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Man tries to rob cashless Swedish bank

A bank robber in the making on Monday morning tried to force bank personnel in central Stockholm to hand him money, before having to leave empty-handed because the office did not deal with cash.

Man tries to rob cashless Swedish bank

Stockholm police were alerted to the attempted robbery at 10.32am, and are in the process of gathering CCTV footage as well as interviewing witnesses and securing forensic evidence.

“A single culprit, male, entered the bank with a gun-like object and threatened the staff,” police spokeswoman Towe Hägg told The Local.

“The staff were not hurt physically but they are of course in shock.”

She said the man left the bank at Östermalmstorg in central Stockholm on foot. Hägg added that it was not unheard of for bank robbers to work alone, rather than in a team.

“While it’s the Crime Prevention Council (Brottsförebyggande rådet – Brå) that handles our crime statistics, I perceive that it can be both,” Hägg said.

SEE ALSO: Get the latest exchange rates and transfer money on The Local’s Currency page

In 2012, 21 bank robberies were reported in Sweden, which was less than half of the reported number of incidents in 2011. It was the lowest level ever measured since statistics started to be kept in 1975, according to Brå.

“Practically all robberies of banks and valuables in transit are reported to the police,” wrote Brå on its website, stating that for other types of robbery, including muggings, the report rate was lower. Overall last year, there were over 9,000 robberies.

“About 1 percent of the population of Sweden are victims of robbery every year, as shown by various crime victim surveys,” Brå stated on its website.

“Some population groups that are particularly vulnerable are youths in the big city areas, shop employees and taxi drivers.”

Ann Törnkvist

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OFFBEAT

Swedish police remove sculpture mistaken for suicide victim

Police on the island of Gotland removed a public sculpture from the Galgberget nature reserve near Visby on the grounds that it is just too creepy.

Swedish police remove sculpture mistaken for suicide victim
The gallows at Galgeberget. Photo: Artifex/WikiCommons
According to local news site Hela Gotland, someone was out for a stroll on Galgeberget (the Gallows Hill) on Wednesday when they saw what they thought was a body hanging after a suicide. Local police were contacted but when they went to investigate they instead found a sculpture by artist Jessica Lundeberg.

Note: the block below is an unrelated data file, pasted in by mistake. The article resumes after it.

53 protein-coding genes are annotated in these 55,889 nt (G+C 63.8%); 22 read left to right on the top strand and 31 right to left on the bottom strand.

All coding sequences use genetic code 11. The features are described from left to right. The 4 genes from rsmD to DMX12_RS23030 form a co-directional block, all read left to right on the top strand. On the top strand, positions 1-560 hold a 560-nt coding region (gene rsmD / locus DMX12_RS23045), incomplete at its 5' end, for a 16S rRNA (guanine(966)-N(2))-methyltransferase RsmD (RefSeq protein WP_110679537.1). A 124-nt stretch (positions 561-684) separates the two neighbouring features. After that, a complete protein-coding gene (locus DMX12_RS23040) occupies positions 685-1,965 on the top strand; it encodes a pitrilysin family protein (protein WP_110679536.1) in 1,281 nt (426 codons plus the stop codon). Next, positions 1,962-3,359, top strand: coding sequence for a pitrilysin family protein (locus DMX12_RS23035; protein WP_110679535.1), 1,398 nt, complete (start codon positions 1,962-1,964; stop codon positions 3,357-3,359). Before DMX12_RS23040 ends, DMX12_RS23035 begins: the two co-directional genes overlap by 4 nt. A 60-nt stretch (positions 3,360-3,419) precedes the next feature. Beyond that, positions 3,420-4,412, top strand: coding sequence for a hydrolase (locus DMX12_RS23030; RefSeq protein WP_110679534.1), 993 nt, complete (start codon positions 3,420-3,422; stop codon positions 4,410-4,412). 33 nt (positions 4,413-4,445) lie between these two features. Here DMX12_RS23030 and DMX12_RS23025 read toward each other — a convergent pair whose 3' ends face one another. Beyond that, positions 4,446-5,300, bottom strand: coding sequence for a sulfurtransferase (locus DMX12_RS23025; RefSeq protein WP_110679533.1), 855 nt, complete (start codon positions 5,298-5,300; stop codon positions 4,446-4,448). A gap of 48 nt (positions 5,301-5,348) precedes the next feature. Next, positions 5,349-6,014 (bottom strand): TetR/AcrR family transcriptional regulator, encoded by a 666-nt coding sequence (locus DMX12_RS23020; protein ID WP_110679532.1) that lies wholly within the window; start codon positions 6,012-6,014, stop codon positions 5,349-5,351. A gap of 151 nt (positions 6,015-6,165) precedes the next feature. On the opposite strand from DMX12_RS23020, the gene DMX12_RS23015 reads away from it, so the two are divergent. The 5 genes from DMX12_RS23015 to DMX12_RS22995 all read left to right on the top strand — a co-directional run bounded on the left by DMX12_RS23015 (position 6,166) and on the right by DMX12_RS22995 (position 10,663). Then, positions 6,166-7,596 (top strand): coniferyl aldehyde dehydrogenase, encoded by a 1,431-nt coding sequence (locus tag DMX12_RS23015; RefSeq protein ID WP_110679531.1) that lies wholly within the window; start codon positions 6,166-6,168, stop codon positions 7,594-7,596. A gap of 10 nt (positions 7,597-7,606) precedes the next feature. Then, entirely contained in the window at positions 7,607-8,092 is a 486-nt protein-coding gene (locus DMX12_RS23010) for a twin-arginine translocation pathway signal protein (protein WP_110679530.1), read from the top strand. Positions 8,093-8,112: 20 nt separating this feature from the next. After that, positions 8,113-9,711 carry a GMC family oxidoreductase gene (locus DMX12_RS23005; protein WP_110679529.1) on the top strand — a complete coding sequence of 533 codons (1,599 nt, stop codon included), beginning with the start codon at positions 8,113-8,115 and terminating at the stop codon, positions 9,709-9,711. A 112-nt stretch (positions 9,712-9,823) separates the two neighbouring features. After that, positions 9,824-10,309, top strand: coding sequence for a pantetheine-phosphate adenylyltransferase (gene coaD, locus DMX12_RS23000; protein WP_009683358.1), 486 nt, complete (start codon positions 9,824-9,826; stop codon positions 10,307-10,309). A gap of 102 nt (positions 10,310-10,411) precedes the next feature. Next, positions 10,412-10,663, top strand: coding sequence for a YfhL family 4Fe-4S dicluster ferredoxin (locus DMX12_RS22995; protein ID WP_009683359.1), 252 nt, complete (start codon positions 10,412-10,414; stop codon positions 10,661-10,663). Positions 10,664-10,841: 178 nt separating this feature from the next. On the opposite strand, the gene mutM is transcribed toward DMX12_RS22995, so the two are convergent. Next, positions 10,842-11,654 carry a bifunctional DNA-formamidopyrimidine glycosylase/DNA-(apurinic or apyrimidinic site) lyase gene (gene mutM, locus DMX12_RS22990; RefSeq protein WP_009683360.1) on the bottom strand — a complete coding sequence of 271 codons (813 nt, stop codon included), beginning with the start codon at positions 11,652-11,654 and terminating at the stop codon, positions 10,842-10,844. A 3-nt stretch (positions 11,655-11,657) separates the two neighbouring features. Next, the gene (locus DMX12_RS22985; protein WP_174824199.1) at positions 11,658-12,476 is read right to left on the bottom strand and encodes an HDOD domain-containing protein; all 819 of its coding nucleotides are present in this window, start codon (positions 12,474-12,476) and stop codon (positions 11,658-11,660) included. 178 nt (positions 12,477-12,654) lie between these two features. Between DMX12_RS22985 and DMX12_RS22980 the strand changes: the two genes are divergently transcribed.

The artwork, entitled ‘The Watcher in the Woods’, is a partially transparent plate sculpture that looks like a spooky little girl. 
 
 
Despite discovering that the suspected suicide victim was actually artwork, police determined that Lundeberg’s piece could scare others and thus took the sculpture down. 
 
“It was decided that if it were to remain, more people would likely be frightened in the same way,” Gotland police spokesman Ayman Aboulaich told Radio P4 Gotland. 
 
Lundeberg told Hela Gotland that the sculpture has been at Galgeberget since a public art project last summer and that this was the first time it had caused any concern. She said ‘The Watcher in the Woods’ was the only piece that was allowed to remain after the end of the project. But now it is there no more. 
 
 
Lundeberg has taken the sculpture back to her studio. While she hopes it will eventually return to Galgeberget, the artist told Hela Gotland it seems unlikely.  
 
She said that the sculpture was damaged by police. 
 
“It was ragged, dismantled and broken. I was horrified when I saw it,” she said. 
 
Police have reportedly promised to pay any necessary repair costs.
 
Although the person who reported the sculpture to the police has not spoken with the media, their jump to conclusions could perhaps be attributed to the nature reserve’s macabre history. Galgeberget is still home to gallows that were used to hang criminals for centuries. The last execution to be held at the site was in 1845, according to Hela Gotland
 
 
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